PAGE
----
Characters: The Lie They Believe

Photo by Mike Erskine

Humans crave stories because it makes us feel as if we have control over the world. There are scientific benefits to reading fiction, according to Joseph Carroll at the University of Missouri-St Louis. He states that “It teaches us about other people and it’s a practice in empathy and theory of mind.”

More than that, there has been research done to see how reading or hearing stories affect our brains. The amygdala and medial prefrontal cortex are activated during these times, increasing cognitive thought that lets us empathize with other people.

The key to empathizing with other people is the use of themes in stories. Themes tie in with the lie your character believes, and often can’t be torn apart because this theme creates the plot. It creates the point of your story.

The Lie

Photo by Marc Kleen

A good way to define the theme of your story is to look at the lie your character believes, and vice-versa. Most characters have a change-arc, whether it’s a positive arc or a negative arc. There is a huge lie they’ve believed most of their life, and it’s affected every choice they’ve ever made, large and small scale.

It’s hella (I’ve always wanted to use that word) important to make sure your character’s false belief ties into the theme into a hella way (Okay, that’s out of my system).

Most of us have a lie we believe in real life. Examples include, but are not limited to:

  • We are unworthy of love
  • We are bad
  • We are better than others
  • Relationships will always turn out badly
  • Marriage is a scam
  • You can’t trust anyone
  • You don’t need anyone

Check out K.M. Weiland’s site for more on the lie, and a few more examples.

The lie your character believes is just that…a belief. Now, not all characters have a changing arc, but the majority do. They start off believing something, a flaw or a downright lie they were once told about themselves, regardless of how well off they are or how happy they seem to be.

It’s the little voice in the back of their head telling them they can’t do it, or they don’t deserve it. Your character will kick in scream their way out of change because change is uncomfortable. It’s scary. They’d rather believe their lie than go through the growth it’ll take to change.

And it’ll stop them from achieving their biggest plot goal.

Chances are, your character won’t see their lie as a lie. If it were that easy, they’d have attempted to change it long before the story-time, knowing it held them back. It’s a coping mechanism, something felt deep inside to keep them safe. They’re going to hang onto it by the teeth if they must.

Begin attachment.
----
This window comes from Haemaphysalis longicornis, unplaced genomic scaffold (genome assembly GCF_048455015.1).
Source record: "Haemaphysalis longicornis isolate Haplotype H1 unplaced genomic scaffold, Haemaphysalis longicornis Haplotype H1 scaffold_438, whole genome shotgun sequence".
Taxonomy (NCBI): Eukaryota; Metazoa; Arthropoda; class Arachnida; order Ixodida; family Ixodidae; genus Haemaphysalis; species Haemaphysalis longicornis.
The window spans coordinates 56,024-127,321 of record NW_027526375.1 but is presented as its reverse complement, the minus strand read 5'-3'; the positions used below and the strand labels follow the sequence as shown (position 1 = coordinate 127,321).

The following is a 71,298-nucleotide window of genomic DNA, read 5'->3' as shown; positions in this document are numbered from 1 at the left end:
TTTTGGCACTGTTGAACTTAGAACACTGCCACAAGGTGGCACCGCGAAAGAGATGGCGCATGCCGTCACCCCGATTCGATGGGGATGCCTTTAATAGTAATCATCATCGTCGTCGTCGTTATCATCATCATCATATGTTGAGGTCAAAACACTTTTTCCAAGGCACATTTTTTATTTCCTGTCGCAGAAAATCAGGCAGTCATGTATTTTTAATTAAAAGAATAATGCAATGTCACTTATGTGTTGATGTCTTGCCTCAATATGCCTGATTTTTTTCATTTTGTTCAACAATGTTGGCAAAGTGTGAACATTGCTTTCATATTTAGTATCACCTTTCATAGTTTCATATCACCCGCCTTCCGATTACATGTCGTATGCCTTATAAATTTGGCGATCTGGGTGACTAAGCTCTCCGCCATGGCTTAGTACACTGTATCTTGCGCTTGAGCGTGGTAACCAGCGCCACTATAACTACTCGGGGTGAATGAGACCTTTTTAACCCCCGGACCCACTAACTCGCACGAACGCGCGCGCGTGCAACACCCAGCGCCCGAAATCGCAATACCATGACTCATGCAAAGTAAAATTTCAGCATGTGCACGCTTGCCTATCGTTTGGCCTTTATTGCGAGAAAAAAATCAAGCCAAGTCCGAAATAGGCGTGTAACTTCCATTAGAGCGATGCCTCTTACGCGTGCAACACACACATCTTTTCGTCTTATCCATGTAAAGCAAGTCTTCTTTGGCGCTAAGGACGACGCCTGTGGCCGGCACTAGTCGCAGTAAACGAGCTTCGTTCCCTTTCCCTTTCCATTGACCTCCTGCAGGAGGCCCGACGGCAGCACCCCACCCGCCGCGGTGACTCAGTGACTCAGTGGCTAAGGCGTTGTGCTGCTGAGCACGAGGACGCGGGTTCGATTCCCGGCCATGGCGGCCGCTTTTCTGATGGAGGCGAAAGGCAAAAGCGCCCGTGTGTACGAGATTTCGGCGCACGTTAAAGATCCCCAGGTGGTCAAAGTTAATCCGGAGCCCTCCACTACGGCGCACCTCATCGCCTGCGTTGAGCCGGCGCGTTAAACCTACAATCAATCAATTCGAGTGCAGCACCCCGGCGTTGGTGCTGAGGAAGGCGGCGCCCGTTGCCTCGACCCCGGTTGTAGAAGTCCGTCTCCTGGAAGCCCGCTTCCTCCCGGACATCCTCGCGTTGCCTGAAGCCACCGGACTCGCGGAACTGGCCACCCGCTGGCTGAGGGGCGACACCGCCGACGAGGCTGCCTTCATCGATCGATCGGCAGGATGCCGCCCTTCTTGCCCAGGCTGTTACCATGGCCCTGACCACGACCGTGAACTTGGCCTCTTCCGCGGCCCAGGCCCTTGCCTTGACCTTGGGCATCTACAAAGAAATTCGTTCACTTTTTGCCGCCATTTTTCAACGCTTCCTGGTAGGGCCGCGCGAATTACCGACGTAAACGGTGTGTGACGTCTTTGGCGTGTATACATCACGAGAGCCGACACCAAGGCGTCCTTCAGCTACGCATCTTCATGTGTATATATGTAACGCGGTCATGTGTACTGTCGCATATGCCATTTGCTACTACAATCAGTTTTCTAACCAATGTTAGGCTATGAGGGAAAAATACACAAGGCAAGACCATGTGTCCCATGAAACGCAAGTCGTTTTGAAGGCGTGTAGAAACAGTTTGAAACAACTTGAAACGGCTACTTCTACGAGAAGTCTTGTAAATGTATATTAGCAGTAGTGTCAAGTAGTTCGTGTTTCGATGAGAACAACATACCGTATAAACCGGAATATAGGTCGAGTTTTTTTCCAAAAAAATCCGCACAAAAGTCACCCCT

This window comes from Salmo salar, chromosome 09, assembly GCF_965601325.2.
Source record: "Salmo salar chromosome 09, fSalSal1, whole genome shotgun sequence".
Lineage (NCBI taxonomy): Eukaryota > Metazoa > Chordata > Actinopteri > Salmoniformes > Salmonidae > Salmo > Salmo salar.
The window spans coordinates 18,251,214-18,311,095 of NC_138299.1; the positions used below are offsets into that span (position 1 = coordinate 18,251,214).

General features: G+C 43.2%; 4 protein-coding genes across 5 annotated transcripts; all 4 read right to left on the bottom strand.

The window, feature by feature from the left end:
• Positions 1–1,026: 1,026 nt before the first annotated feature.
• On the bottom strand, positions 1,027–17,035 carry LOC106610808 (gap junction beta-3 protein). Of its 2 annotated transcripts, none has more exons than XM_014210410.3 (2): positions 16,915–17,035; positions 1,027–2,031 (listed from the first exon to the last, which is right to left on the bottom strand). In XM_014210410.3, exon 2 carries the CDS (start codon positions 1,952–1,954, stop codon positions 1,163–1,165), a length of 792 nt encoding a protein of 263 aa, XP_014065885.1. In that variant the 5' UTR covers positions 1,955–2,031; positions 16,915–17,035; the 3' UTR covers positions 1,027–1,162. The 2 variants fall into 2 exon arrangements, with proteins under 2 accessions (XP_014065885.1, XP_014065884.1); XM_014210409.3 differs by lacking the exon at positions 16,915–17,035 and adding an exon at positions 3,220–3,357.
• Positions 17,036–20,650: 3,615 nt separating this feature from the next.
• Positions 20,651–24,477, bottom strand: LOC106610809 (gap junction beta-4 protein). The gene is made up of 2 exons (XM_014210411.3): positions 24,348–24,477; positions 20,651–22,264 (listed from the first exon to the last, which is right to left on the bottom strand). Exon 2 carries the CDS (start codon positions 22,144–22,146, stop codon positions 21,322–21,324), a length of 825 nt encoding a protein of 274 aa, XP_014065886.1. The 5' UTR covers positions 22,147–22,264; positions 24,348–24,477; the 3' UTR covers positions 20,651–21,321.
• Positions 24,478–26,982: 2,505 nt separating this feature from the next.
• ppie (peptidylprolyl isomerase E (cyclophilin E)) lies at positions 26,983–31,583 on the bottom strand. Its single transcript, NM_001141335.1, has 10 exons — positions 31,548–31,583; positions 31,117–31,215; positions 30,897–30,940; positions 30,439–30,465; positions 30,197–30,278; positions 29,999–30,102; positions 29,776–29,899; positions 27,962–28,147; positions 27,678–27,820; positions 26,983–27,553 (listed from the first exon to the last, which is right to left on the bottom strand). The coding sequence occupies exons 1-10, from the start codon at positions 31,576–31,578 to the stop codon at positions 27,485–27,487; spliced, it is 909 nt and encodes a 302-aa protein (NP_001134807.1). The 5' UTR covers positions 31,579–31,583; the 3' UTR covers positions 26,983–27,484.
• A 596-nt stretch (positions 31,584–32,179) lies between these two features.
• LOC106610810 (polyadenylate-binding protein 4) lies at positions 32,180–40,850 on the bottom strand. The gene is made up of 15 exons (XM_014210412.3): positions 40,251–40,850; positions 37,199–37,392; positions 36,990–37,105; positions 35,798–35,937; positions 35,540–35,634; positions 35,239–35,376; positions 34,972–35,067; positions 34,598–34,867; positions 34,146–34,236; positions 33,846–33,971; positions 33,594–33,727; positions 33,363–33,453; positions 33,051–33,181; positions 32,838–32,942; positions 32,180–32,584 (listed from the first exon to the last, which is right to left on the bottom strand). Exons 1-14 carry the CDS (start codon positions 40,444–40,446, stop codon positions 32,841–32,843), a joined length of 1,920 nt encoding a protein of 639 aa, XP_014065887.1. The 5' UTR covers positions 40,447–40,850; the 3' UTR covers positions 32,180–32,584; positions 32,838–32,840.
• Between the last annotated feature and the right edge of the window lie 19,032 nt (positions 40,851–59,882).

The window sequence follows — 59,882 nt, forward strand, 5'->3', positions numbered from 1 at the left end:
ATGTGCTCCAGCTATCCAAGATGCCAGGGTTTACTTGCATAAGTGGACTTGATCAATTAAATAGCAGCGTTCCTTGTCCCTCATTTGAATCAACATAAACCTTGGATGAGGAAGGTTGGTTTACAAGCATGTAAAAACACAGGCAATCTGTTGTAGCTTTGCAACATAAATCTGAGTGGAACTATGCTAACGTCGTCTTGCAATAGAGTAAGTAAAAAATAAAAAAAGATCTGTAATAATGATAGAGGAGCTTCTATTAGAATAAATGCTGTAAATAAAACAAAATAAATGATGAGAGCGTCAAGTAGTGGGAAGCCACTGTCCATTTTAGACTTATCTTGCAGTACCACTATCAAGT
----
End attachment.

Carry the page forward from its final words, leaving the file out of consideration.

Without the Lie, there is no story;

K.M Weiland

It’ll take the experiences your character is going to have throughout the rest of the book for them to confront their lie and therefore, confront the antag. Or not. In negative arc changes, the character fails at confronting their lie, and losing their fight with the antag. Or the lie gets bigger.

The lie teaches the reader something. Not in a preachy way, but humans crave stories with lessons they can relate to, that makes them feel and think.

Cause and Effect

Photo by Bas Emmen

To figure out your character’s lie is not enough. You must figure out the reasoning behind the lie. Brain-storm what could have happened to your character that would make them believe it. This wasn’t a concept they were born with, but rather an experience they had that was so damaging, they refuse to believe anything else.

Think about a time an experienced shaped your beliefs. It can be good or it can be bad, but imagine how strongly you felt during the experience. If it was a bad experience, you probably sought reasoning for it, even if there was no valid one. We all know things sometimes happen that we have no control over.

It’s normal to want to understand why bad things happen to us. In fact, it’s ingrained in our DNA to put a reason to it. Cause and effect. We did this, and this happened as a result of it. Sometimes there is a logical reason behind us. We were ticketed for speeding. We now try not to speed. Some events that happen have no good reasoning, like childhood abuse. Chances are, though, if this happened to you, you believed it was your fault. Now you believe you are innately bad, and when adult abuse happens, you aren’t too surprised.

The lie will affect every aspect of your character’s life once it’s ingrained in them. It’s sad for the character, but it’s all too real. Use it to create conflict and tension. Because it happens in real life, your readers will empathize with your character. And when/if they stop believing in the lie, readers will likely find strength in these moments.

What are some other character lies you’ve read about or viewed? Leave a comment below, and don’t forget to like, share, and follow!

K.L Reeder is an aspiring author. She studies Creative Writing at SNHU, with a minor in Psychology. She resides in central PA with her toddler son and little dog.

3 thoughts on “Characters: The Lie They Believe

  1. Although I am not so much a fiction writer I still like reading your posts because they make me think and, as in ‘art reflecting life’, I can take your words and see it in real life people, just like the characters you mention here. Good work, keep it up.

    Liked by 1 person

    1. Hi Jim, I’m glad you like the posts! I will certainly keep trying to detail the posts as well as I can. Writing is all about making readers see through the eyes of the author (in a way that doesn’t insert said author into the reader’s life lol). Writing is mirroring real life, so I take it as a win that you can see it that way!



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